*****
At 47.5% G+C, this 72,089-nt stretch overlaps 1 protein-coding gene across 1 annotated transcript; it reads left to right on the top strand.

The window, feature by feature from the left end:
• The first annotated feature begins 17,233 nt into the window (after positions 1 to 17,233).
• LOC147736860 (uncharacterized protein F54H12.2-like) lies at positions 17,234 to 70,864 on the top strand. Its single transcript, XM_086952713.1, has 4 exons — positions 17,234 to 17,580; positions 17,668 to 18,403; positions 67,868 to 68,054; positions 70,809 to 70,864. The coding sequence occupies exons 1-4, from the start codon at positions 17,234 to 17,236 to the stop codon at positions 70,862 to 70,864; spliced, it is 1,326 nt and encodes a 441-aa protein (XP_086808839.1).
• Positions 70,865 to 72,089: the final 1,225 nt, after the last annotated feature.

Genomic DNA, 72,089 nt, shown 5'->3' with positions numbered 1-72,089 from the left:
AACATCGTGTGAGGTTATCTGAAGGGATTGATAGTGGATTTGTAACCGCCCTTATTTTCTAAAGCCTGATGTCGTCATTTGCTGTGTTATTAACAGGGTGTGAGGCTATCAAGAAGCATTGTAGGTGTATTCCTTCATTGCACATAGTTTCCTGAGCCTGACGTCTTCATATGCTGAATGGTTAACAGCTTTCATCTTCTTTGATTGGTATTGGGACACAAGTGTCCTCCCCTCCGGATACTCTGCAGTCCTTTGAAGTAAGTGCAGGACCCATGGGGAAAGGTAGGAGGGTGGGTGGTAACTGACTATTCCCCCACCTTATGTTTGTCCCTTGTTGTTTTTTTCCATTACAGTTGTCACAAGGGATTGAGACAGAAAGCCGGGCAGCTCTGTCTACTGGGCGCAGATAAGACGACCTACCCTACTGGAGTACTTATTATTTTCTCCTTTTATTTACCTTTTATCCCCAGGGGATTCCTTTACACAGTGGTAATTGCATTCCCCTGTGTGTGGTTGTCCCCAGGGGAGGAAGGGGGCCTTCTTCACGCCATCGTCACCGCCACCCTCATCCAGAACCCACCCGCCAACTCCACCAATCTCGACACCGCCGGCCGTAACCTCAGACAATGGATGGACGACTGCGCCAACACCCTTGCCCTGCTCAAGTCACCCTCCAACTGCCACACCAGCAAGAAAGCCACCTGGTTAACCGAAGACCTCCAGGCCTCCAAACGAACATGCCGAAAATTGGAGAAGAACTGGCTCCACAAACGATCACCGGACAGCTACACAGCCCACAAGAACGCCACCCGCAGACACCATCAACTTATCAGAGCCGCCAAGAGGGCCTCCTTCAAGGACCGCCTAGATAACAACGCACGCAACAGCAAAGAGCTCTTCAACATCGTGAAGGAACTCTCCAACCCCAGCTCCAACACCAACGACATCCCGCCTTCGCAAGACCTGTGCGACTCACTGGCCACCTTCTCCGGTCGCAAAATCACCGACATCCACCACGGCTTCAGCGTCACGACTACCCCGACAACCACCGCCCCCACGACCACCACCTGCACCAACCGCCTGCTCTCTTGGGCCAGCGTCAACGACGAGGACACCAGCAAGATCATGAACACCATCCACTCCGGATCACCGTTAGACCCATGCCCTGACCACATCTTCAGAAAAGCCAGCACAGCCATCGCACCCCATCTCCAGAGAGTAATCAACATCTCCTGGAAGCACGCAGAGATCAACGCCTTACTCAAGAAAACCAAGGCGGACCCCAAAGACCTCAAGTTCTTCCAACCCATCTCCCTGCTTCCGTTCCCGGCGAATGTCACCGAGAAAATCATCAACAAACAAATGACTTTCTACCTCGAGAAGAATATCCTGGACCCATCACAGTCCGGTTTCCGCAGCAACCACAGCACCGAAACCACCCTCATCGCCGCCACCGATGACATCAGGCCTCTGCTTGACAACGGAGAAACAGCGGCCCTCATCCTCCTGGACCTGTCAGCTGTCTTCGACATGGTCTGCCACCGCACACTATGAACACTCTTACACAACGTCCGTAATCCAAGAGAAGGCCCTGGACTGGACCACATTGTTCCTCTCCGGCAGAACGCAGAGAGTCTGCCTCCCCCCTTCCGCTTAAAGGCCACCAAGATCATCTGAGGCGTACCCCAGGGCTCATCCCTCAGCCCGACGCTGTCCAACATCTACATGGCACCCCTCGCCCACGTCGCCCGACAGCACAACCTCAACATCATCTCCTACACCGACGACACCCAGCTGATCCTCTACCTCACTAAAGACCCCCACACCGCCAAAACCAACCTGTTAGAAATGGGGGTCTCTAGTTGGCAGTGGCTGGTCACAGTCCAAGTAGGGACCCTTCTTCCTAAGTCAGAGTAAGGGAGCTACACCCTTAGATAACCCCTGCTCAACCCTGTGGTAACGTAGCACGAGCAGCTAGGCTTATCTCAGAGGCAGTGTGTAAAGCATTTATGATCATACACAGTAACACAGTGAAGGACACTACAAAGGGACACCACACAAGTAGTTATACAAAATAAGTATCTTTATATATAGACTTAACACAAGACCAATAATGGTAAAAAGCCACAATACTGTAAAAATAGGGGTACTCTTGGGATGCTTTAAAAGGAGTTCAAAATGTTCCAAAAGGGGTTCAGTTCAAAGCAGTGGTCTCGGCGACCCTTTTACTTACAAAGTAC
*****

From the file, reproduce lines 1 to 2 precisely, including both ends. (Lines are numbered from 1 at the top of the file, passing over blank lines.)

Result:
At 47.5% G+C, this 72,089-nt stretch overlaps 1 protein-coding gene across 1 annotated transcript; it reads left to right on the top strand.

The window, feature by feature from the left end: